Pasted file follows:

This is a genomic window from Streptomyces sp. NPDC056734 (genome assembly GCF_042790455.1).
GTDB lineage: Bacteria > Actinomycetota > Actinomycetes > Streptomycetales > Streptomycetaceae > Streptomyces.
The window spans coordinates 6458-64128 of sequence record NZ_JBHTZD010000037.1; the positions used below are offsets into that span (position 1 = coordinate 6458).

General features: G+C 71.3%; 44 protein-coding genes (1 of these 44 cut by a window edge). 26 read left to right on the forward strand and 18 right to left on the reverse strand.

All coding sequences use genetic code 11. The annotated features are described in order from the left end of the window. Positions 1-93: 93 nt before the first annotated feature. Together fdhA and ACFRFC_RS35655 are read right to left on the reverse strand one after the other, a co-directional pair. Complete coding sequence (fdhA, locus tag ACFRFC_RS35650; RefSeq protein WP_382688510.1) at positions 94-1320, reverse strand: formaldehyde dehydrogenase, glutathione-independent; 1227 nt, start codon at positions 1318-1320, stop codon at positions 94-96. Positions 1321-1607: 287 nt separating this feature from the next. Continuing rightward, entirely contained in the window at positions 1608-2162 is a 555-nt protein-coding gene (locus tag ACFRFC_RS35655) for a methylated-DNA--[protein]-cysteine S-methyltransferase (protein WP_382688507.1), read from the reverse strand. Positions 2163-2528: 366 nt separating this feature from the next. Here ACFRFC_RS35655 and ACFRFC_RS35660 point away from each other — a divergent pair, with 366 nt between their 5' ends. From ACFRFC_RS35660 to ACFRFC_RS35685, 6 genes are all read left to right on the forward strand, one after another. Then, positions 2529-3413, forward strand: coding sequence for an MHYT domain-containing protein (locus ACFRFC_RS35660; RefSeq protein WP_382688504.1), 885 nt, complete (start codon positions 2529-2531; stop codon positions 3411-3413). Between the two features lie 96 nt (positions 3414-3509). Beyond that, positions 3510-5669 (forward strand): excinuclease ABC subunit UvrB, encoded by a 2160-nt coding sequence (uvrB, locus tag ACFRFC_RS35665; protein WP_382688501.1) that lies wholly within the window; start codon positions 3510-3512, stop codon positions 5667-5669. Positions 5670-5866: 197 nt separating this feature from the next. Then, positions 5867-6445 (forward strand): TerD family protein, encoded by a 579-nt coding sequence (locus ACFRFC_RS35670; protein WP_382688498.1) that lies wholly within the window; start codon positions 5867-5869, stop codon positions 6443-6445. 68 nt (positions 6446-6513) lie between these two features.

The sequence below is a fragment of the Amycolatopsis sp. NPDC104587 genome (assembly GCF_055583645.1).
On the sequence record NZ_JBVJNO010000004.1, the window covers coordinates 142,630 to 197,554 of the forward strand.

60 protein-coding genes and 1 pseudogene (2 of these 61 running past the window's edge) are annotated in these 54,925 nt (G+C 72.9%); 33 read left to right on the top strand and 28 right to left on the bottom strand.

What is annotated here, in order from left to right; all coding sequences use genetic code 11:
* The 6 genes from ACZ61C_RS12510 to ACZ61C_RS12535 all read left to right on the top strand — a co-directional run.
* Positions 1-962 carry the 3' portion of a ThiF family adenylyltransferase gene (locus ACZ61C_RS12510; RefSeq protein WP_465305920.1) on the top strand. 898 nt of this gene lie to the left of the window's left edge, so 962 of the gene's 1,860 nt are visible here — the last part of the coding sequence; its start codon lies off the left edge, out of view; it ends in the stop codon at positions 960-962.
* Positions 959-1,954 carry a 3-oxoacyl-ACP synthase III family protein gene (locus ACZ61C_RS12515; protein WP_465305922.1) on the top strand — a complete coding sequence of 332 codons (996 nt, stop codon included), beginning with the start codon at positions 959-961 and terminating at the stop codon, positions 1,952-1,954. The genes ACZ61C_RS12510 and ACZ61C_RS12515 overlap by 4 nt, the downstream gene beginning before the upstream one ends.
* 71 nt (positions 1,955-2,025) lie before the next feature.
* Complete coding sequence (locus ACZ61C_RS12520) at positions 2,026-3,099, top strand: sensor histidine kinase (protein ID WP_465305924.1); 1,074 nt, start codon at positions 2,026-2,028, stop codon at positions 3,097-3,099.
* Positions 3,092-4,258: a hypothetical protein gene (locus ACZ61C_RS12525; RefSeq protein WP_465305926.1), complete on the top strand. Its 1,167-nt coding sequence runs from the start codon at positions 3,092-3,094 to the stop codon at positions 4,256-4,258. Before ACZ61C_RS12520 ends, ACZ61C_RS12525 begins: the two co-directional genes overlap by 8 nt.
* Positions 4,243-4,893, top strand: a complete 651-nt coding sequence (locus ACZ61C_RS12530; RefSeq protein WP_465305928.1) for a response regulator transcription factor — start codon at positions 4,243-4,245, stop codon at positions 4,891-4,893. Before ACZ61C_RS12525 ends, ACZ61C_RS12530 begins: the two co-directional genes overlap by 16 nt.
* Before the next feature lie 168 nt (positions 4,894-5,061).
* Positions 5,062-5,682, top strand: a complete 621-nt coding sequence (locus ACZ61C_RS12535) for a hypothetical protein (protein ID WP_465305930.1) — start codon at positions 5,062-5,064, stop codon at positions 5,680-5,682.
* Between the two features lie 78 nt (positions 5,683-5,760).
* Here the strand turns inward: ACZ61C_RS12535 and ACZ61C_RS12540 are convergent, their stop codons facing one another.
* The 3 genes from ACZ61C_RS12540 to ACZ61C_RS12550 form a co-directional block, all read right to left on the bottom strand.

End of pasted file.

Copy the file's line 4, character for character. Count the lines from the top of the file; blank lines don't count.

General features: G+C 71.3%; 44 protein-coding genes (1 of these 44 cut by a window edge). 26 read left to right on the forward strand and 18 right to left on the reverse strand.